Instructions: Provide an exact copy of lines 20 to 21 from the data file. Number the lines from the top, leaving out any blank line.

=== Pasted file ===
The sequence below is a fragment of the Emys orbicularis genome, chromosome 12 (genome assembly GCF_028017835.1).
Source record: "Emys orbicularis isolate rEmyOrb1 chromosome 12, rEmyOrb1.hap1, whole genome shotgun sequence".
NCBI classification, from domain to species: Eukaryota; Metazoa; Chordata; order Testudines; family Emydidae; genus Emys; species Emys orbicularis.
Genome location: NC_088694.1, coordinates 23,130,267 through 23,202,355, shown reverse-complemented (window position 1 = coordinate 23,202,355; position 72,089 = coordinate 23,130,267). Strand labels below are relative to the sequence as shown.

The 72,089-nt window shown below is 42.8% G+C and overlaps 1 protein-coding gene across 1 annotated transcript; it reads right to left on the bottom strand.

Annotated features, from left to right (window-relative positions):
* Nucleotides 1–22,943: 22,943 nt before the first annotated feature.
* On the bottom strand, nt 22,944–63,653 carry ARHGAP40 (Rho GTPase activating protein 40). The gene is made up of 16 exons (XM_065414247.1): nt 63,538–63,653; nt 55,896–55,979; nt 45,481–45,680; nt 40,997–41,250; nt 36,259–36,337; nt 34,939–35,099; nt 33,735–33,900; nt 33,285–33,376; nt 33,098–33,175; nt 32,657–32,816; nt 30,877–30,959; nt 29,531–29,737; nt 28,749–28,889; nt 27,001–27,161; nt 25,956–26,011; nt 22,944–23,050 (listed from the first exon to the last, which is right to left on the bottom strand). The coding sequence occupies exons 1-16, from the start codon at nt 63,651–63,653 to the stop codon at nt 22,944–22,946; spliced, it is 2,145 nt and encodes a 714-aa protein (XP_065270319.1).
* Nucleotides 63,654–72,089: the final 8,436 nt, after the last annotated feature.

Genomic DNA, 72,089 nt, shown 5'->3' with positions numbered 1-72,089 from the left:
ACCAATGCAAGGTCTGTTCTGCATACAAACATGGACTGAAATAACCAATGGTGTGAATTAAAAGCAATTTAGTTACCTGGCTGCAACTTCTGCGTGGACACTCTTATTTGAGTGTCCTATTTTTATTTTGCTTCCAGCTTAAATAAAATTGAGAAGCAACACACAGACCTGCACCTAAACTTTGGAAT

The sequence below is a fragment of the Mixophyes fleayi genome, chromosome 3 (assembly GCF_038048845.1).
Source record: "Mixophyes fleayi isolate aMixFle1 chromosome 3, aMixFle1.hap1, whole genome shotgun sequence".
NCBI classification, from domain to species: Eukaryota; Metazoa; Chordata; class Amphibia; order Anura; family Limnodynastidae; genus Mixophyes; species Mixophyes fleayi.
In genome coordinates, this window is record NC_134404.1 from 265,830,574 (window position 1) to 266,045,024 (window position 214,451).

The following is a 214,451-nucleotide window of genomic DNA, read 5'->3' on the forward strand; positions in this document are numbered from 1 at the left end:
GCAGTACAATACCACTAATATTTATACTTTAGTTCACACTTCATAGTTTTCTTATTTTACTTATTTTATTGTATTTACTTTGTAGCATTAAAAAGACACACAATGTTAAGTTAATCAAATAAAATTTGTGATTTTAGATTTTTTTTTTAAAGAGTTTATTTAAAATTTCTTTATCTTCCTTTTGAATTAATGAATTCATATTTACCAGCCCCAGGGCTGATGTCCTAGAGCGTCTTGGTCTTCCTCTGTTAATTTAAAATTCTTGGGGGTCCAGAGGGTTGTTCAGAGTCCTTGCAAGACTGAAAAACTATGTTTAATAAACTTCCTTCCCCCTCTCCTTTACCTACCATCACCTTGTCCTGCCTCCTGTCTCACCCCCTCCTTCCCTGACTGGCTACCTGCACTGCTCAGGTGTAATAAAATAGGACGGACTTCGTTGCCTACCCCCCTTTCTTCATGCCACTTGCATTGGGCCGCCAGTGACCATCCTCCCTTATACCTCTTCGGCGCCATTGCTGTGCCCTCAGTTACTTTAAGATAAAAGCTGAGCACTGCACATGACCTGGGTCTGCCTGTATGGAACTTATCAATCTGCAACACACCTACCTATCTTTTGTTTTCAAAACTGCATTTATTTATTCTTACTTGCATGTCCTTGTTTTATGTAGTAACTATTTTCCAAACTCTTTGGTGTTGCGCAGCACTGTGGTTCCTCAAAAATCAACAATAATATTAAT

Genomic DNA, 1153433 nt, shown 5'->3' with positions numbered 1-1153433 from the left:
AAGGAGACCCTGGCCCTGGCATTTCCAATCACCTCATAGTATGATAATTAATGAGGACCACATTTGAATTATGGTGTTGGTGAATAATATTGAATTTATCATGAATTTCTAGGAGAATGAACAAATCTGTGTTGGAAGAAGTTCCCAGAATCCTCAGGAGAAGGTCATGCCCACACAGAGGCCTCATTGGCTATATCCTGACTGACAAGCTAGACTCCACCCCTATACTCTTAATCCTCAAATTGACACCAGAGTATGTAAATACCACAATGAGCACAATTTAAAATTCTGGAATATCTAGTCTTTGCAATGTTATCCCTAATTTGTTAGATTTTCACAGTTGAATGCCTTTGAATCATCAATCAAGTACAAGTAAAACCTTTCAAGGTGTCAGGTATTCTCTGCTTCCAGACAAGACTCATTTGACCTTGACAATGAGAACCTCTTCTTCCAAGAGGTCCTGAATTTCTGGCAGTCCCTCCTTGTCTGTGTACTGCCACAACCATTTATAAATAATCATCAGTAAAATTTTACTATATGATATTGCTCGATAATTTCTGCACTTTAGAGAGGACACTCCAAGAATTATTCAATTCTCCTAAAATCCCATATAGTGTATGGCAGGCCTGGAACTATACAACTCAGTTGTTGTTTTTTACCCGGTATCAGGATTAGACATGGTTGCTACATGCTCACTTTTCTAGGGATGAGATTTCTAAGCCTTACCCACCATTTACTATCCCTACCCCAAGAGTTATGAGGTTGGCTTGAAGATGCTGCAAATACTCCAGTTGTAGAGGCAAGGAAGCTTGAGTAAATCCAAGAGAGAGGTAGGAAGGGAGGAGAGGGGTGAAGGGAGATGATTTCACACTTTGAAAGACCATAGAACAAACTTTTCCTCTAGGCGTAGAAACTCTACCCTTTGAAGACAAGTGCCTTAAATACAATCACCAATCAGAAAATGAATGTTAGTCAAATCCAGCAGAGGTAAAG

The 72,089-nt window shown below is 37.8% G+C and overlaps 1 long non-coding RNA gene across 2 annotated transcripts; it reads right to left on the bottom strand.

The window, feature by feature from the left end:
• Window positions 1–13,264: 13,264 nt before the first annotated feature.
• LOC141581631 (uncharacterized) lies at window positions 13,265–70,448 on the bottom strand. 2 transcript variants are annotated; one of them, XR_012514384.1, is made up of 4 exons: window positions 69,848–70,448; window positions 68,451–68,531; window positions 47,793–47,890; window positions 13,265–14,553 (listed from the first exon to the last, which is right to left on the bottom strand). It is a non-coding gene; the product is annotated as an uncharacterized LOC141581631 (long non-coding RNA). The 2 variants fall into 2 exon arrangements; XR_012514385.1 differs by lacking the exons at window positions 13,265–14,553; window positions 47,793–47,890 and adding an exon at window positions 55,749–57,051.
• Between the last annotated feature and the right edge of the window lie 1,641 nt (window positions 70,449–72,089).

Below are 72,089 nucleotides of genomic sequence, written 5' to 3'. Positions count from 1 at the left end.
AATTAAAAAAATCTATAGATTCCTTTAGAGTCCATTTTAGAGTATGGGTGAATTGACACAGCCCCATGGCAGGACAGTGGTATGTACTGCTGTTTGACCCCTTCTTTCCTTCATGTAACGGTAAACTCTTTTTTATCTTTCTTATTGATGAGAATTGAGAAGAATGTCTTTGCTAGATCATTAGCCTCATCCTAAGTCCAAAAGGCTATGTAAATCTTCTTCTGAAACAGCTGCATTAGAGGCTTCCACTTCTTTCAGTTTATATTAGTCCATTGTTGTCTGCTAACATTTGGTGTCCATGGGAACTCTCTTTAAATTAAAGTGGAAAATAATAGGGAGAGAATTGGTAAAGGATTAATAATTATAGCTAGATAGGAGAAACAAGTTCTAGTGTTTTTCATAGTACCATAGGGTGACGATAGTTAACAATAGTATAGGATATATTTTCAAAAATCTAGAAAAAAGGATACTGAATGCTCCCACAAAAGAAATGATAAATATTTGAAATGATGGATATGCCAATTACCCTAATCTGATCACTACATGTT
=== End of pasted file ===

The 72,089-nt window shown below is 37.8% G+C and overlaps 1 long non-coding RNA gene across 2 annotated transcripts; it reads right to left on the bottom strand.

The window, feature by feature from the left end: